Thursday, September 10, 2009

Who Doesn't Love Bread?

Quick game of "Word Association" - we say a word, you tell us the first thing that comes to mind. Ready, set...


If you’re like any of us, the word would have sparked heart flutters, drooling, and screams of excitement instead of words. We love bread – I mean…who doesn’t? However, when I think about bread – I think about buying it instead of baking it. There isn’t much better then having bread fresh from the oven, but it always seems so labor intensive and delicate to make. However – that’s not the truth …

The topic of bread came up a when Victoria and Tim were visiting with some friends the other week, and they shared a secret – Bread is EASY! If you have the right recipe, good ingredients and just a few spare minutes, you can have bread all you want!

Here's the recipe:

3 cups bread flour (Our Friends use King Arthur -

1.5 cups water

1 packet of quick yeast

1.5 teaspoons kosher salt

Combine all above ingredients in large bowl. Mix ingredients with a rubber spatula. Mix until all ingredients are combined but do not over mix. Cover tightly with plastic wrap and leave in a room temperature spot for 4 hours.

Remove dough from bowl and place on large plate that has been lightly coated with olive oil. Fold it over two times so that olive oil coats the dough. Place already used plastic wrap (let's not waste people!) lightly over the bread. Leave on plate for 1/2 hour.

At the fifteen-minute mark, preheat oven to 450 degrees and place Dutch Oven (the best option or you can use any other round type pot that has a secure top) in the oven while you are heating the oven. Once the 1/2 hour is up, pull the Dutch Oven out of the oven and drop the dough seam side up and shake to evenly displace dough. Cover and bake for 1/2 an hour. Take the top off and cook for another 15-30 minutes or until the bread is a nice dark golden brown. Remove from pot and cool. Enjoy!

I say it again - we love bread. Now that we've got this nice little recipe, expect us to be having the kitchen bake us up some bread to enjoy regularly.

Anyone else have any great quick and easy bread recipes you can share with us?

1 comment:

  1. everything I learned about bread baking actually comes from the book: artisan bread in five minutes a day, so I won't lay claim to anything they haven't already well described.

    the bread making tenets they provide are completely contrary to all deeply ingrained bread making culture and practices, but...its just so ultra easy, and very similar to the dutch oven method you described. no kneading, no proofing, no need to make a 'sponge'...just mix, set it aside, stick the dough in the fridge, and cut off chunks and bake it as you want it. flavor improves with a few days in the fridge, as the yeast adds complexities. best within a week's time.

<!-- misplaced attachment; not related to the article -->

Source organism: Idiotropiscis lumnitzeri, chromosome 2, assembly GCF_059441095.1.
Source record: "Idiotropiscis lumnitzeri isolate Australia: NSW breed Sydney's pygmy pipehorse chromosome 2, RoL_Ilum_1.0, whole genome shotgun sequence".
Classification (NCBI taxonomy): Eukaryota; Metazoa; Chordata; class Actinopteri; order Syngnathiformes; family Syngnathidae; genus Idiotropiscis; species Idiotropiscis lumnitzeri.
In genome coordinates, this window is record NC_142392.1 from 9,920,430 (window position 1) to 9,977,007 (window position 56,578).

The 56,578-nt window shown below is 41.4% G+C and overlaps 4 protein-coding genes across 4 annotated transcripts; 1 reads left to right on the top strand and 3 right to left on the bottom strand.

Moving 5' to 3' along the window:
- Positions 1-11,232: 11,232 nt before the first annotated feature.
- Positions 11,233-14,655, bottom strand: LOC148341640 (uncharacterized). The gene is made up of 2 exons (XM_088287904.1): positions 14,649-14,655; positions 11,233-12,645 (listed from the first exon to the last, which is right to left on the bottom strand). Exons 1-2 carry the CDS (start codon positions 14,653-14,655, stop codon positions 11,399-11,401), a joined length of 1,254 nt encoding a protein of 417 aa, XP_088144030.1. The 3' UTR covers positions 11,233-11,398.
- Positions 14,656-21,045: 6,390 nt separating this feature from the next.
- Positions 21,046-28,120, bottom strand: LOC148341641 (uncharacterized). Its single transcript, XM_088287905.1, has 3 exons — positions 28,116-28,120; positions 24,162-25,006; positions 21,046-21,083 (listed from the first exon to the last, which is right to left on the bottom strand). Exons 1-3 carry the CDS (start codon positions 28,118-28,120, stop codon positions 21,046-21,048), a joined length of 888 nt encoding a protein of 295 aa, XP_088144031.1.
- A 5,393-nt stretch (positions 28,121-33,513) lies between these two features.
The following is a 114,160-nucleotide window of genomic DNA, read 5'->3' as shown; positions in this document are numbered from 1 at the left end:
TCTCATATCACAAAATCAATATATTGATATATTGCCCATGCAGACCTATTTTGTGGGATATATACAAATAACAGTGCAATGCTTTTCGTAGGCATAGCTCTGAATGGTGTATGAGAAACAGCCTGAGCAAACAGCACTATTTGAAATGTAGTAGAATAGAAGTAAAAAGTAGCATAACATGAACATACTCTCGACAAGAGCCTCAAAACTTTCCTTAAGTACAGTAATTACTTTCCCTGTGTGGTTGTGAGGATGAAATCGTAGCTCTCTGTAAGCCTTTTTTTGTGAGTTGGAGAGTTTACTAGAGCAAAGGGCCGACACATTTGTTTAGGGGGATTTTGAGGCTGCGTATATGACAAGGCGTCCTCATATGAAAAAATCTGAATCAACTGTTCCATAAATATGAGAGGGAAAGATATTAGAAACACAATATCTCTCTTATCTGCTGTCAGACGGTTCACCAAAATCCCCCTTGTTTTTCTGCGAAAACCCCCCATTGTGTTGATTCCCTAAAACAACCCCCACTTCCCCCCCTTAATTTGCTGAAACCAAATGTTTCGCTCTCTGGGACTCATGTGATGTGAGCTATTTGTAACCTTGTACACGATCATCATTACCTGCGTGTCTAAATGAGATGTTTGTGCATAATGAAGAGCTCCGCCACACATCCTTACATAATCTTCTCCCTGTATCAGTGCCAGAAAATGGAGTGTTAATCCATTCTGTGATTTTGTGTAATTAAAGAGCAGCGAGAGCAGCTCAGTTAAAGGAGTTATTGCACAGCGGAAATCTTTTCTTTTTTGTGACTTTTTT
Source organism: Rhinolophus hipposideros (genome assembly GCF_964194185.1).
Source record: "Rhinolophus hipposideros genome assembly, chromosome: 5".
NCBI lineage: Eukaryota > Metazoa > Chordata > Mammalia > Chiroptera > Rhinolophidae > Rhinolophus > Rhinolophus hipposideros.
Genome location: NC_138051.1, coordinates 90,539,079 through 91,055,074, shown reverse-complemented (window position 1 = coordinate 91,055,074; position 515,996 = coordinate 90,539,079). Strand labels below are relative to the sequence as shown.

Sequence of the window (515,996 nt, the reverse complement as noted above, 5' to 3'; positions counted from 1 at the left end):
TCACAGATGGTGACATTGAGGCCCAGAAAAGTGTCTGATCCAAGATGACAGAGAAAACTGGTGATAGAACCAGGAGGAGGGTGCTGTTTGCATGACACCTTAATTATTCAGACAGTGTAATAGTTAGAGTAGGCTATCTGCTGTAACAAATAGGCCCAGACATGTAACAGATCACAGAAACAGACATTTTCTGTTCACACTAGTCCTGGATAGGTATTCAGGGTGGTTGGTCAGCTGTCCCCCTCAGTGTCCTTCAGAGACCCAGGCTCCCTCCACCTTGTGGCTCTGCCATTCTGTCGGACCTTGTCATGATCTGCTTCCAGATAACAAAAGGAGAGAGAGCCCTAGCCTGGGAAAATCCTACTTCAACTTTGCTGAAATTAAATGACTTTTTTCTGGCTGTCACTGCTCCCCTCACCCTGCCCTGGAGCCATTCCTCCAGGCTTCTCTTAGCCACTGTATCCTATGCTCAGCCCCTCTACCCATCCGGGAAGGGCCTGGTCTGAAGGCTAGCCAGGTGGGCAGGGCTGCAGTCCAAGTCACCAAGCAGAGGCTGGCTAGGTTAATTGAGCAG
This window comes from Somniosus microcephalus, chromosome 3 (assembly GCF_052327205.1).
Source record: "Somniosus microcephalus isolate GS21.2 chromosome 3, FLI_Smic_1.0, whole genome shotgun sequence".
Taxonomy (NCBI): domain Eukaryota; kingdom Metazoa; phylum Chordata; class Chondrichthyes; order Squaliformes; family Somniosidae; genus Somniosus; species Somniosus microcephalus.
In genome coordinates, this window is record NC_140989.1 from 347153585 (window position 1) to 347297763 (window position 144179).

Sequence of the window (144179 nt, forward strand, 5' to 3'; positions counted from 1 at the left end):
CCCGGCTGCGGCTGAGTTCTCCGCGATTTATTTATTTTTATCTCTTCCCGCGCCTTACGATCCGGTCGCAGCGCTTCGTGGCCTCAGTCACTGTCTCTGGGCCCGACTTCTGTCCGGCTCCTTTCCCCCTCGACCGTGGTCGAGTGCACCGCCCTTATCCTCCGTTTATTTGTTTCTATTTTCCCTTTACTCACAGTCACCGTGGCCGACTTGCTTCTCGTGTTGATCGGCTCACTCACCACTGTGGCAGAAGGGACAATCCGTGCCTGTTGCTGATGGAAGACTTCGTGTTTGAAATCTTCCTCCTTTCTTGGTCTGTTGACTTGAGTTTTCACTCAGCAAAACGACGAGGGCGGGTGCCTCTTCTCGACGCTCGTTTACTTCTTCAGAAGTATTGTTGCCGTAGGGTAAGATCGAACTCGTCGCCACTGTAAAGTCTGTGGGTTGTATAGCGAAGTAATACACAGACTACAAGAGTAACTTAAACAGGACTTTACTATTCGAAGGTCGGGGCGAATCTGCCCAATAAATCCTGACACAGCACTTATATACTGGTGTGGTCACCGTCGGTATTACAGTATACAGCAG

this 'fuller' flavor can be carried over from batch to batch, by simply reusing a golf ball sized amount of dough from batch to batch. you develop a 'house flavor' this way ...just don't do this with any enriched doughs.

    one thing I've learned is that water, a major ingredient in bread, is probably the most overlooked component of bread baking. Boston water is VERY low in dissolved minerals, as is most drinking water. and actually, most municipal water also has chlorine and chloramines that are harmful to yeast health, so bottled water is actually best. a medium mineral content water is ideal for a fuller, smoother flavor, so while it might sound a little silly, maybe try using 1/2 evian + 1/2 regular spring water.

    simple variations on the core recipe have allowed me to bang out some nutritious yet delicious oat/wheat bran breads, french baguettes that bake up in 11 minutes, ridiculous fluffy and buttery dinner rolls, and a 9 strand braided challah that is truly at odds with my non-Jew heritage/non grandmother status.

    the dutch oven method ensures high humidity with the lid closed, and then once the 'oven spring' is done, the thick hearty crust can be established.

    the other way to ensure a good crust is to set up a water steam bath, which is just a metal (not glass, even pyrex) baking tray. shape and slash the dough on to a pizza peel, well dusted with coarse cornmeal. after the oven preheats for 15 minutes, slide the dough off pizza peel on to a pizza stone, immediately pour about 1/2 cup of water in to the tray. it'll be super hot and will begin to steam immediately, and will ensure the humidity level in the oven allows for full expansion of the dough.

    for reference, check out their blog for great ideas, and more bread baking tips that your brain can handle:

    and here's their first book (they are coming out with a healthier recipes book soon, too):